Unless you’ve been stuck in a blizzard in Siberia, you’ll know that one of the world’s greatest sports events is happening right now!
The Rugby World Cup 2015 has already been pronounced as the greatest edition of the tournament, breaking records in ticket sales, TV audiences, commercial revenue and social media interaction. (I even got to be part of the record-breaking 89,267-strong crowd at Sunday’s Ireland-Romania clash – woo!) And RWC 2015 has also featured a plethora of the world’s most magnificent beards – even Prince Harry was sporting one at the opening ceremony!
But what do you know about the history of this great test of human strength, aggression, speed and endurance? Starting with the inaugural competition in 1987 – in which New Zealand confirmed their status as the world’s top rugby nation – to the historical 1995 Rugby World Cup in South Africa after the end of apartheid and the international sports boycott through England’s fantastic win in 2003 breaking the southern hemisphere’s dominance, up to this year’s qualifiers, The Rugby World Cup is a unique photographic journey through each tournament. So why not get your hands on a copy.
The Rugby World Cup: The Definitive Photographic History by Brendan Gallagher. Get 30% this book and all our other rugby titles on our website.
Team Sport are delighted to announce that Bloomsbury has launched a new cycling imprint with Rouleur – producers of the cult road cycling magazine and of beautiful, high quality cycling books.
Charlotte Croft, Head of the Bloomsbury Team Sport said:
“Rouleur represents the best in cycling publishing—and we are proud to be working in partnership with such a highly distinguished and respected brand to ensure these books reach the widest possible audience.
Stunning photography and gripping accounts mark Rouleur books out from the pack, and they have long been much admired and sought-after purchases for competitive athletes, keen amateur cyclists and armchair observers alike, making Rouleur books a must-have for any cycling fan.”
Rouleur Books will be produced and designed by Rouleur founder Guy Andrews and his team, with Bloomsbury providing the sales and marketing. The imprint, dedicated to publishing the best in cycling journalism and photography, will publish approximately six titles each year. The first titles, Coppi by Herbie Sykes, a lavish hardback examining the life of Fausto Coppi, who won the Tour de France in 1949 and 1952, and an updated edition of photography book Le Metier: The Seasons of a Professional Cyclist by Team Sky rider, Michael Barry, will be published in November 2012.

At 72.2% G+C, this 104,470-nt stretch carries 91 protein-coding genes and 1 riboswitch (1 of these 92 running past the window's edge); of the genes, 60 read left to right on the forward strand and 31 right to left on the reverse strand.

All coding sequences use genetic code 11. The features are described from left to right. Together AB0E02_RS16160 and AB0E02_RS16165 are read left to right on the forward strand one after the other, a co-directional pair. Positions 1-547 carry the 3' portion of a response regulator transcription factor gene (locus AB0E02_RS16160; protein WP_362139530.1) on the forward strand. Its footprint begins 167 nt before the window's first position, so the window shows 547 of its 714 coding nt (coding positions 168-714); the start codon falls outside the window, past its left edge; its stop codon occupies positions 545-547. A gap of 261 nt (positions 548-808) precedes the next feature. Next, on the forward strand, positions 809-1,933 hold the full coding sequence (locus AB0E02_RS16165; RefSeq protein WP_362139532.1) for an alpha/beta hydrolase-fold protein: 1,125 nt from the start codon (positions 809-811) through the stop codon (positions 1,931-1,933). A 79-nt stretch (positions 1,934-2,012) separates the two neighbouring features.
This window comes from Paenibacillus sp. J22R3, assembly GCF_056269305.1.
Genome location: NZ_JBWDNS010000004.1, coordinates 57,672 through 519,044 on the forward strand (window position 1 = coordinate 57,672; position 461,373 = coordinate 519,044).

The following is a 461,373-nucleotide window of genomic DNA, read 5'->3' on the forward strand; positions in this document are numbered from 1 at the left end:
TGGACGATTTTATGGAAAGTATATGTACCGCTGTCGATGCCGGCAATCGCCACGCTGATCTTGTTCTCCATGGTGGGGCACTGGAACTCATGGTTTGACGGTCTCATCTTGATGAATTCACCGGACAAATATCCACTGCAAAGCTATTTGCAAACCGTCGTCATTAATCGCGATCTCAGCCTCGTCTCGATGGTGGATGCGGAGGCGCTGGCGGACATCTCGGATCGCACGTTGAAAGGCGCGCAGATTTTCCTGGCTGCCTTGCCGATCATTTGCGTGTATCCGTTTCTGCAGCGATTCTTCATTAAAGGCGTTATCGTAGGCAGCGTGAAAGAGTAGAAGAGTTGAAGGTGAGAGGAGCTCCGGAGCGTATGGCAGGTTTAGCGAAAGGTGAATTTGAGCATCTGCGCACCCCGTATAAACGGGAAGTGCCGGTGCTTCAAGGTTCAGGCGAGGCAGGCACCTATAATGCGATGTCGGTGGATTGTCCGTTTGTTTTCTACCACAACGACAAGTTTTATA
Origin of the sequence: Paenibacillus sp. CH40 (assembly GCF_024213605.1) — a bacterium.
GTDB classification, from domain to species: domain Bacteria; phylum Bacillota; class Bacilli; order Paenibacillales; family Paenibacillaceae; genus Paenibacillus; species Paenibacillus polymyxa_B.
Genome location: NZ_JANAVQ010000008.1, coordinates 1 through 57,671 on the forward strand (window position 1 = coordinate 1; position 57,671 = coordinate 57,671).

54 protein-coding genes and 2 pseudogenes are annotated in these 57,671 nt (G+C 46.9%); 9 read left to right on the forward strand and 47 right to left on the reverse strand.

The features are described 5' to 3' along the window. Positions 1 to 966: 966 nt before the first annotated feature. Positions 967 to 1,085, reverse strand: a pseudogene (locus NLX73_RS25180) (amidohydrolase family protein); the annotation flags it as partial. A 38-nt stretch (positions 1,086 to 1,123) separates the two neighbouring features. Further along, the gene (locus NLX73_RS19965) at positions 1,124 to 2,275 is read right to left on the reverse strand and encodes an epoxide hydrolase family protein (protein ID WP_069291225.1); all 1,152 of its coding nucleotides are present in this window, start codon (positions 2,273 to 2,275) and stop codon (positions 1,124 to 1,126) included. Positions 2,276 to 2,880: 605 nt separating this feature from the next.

As Wired magazine recently commented: ‘Rouleur is to bike magazines what National Geographic is to nature photography. Instead of glossy, well-lit portraits and fancy racing shots, its pages are filled with long, thoughtful photo spreads that drive deep narratives.‘
In a moment of madness it seems, in the euphoria of having moved near the river, I decided to join up at my local rowing club on the Thames for a beginners’ ‘Learn to Row‘ course. At just around 5ft 4in, I probably don’t have your typical rower’s physique, but having worked on my fitness beforehand, I’m hoping that I won’t show myself up too much.
The cox who will be taking us out on the river on Sunday for our first water-based session gave us a rundown on safety and general info, which included learning about the tidal Thames which has a twice daily rise and fall. The second half of the session was spent on the ergos with an experienced squad member talking us through the terminology of the parts of the stroke, and the body positions that maximize the power of your muscles in moving the boat.
Set the challenge of rowing 1000m against the clock, we rowed with passion – if not great technique . Times were taken and at the end of our month course we’ll be doing it again to see how much we’ve improved over the course through (hopefully) better technique and fitness. I’ll keep you posted as to how I eventually do. In the meantime though, I’m going to be doing a spot of swatting with the help of The Complete Guide to Indoor Rowing (out May 2012). It’s definitely worth a gander if any of you are in the same boat (pardon the pun).
Sunday approaches and apprehension increases, but as long there’s no capsizing or anti-elitist(!) swimmers to avoid, it should be a cracking day.
And don’t worry we won’t clog up your in-boxes with junk, these newsletters are only sent out every few months with our key highlights – well worth it.
All you need do is fill in the form at the address below:
Team Sport @ Bloomsbury
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